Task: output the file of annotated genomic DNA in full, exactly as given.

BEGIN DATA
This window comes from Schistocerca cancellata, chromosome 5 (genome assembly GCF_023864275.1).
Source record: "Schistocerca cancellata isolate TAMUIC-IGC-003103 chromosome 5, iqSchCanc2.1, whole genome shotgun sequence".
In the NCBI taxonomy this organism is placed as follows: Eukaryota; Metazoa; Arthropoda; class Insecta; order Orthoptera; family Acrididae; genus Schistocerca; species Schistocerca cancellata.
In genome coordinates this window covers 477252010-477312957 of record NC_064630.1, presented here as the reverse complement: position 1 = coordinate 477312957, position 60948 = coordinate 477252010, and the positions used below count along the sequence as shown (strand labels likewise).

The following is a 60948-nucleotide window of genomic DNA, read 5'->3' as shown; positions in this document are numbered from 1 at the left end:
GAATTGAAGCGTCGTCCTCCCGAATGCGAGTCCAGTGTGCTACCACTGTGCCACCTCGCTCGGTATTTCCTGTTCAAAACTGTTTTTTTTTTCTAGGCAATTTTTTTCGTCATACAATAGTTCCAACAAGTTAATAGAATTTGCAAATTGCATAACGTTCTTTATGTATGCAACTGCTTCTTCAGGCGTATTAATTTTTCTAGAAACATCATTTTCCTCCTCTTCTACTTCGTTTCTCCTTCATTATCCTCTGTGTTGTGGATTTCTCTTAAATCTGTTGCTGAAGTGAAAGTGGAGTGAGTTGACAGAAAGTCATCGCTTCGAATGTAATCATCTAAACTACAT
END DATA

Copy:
This window comes from Schistocerca cancellata, chromosome 5 (genome assembly GCF_023864275.1).
Source record: "Schistocerca cancellata isolate TAMUIC-IGC-003103 chromosome 5, iqSchCanc2.1, whole genome shotgun sequence".
In the NCBI taxonomy this organism is placed as follows: Eukaryota; Metazoa; Arthropoda; class Insecta; order Orthoptera; family Acrididae; genus Schistocerca; species Schistocerca cancellata.
In genome coordinates this window covers 477252010-477312957 of record NC_064630.1, presented here as the reverse complement: position 1 = coordinate 477312957, position 60948 = coordinate 477252010, and the positions used below count along the sequence as shown (strand labels likewise).

The following is a 60948-nucleotide window of genomic DNA, read 5'->3' as shown; positions in this document are numbered from 1 at the left end:
GAATTGAAGCGTCGTCCTCCCGAATGCGAGTCCAGTGTGCTACCACTGTGCCACCTCGCTCGGTATTTCCTGTTCAAAACTGTTTTTTTTTTCTAGGCAATTTTTTTCGTCATACAATAGTTCCAACAAGTTAATAGAATTTGCAAATTGCATAACGTTCTTTATGTATGCAACTGCTTCTTCAGGCGTATTAATTTTTCTAGAAACATCATTTTCCTCCTCTTCTACTTCGTTTCTCCTTCATTATCCTCTGTGTTGTGGATTTCTCTTAAATCTGTTGCTGAAGTGAAAGTGGAGTGAGTTGACAGAAAGTCATCGCTTCGAATGTAATCATCTAAACTACAT